Secateurs, a type of one-handed pruning shears, make short work of small trim jobs in the garden. Sharp, clean and well-oiled secateurs remain useful for many years, but dull blades and rusted spring mechanisms render the tool useless. Dirty shears can also harbor bacteria and disease organisms from infected plants. Continuing to use the secateurs without proper cleaning spreads these diseases to healthy plants. Wash your secateurs and other tools after every use and before storing them away for winter.
Things You'll Need
- Dish soap
- Cleaning rags
- Fine-grit steel wool
- Lubricating oil
- Boiled linseed oil
Scrub sap and dirt from the blades and handles with a stiff brush. Use warm water and a squirt or two of mild dish soap for cleaning. Rinse the detergent from the blades with clear water.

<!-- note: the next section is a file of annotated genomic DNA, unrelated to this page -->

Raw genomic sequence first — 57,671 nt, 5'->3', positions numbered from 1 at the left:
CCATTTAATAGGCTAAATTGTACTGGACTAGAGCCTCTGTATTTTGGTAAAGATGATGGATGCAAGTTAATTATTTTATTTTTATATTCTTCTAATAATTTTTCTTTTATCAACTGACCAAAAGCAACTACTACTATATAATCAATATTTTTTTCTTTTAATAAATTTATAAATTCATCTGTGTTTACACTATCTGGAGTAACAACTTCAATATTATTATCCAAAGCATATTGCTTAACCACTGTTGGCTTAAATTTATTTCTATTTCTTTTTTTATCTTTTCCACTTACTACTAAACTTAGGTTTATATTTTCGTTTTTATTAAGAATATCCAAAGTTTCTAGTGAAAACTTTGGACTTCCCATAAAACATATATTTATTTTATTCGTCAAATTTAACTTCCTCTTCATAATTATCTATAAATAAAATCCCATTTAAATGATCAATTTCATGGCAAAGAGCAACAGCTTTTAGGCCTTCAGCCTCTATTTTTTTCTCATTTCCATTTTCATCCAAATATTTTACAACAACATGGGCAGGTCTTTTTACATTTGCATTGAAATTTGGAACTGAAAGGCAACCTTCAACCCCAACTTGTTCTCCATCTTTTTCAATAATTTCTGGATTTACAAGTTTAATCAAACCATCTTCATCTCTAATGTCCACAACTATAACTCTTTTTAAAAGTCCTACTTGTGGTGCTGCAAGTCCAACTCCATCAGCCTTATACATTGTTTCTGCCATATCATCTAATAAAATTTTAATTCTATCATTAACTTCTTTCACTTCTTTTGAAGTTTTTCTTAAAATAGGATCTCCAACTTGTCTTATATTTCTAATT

Inspect the blades for rust. Use fine-grit steel wool to buff and rub off any rust spots on the blades.
Combine one part bleach with nine parts water in a pail. Submerge the blades in the bleach solution for three minutes. The bleach disinfects the blades, killing any lingering plant disease organisms. Wipe the blades dry with a clean cloth after disinfecting.
Dip a rag in a lubricant and rub a thin coat of oil on all the metal surfaces. Spray the hinge and spring mechanism with a spray lubricant.
Sand any rough areas from wood-handled secateurs using fine-grit sandpaper. Rub boiled linseed oil into wooden handles so they don't become dry, which can cause cracking and splintering.
Tips & Warnings
- Store secateurs hanging up. Standing them on end against a wall can damage the blades.
- Secateurs benefit from sharpening, as well as cleaning. Use a sharpening stone or file.
- Photo Credit George Doyle/Stockbyte/Getty Images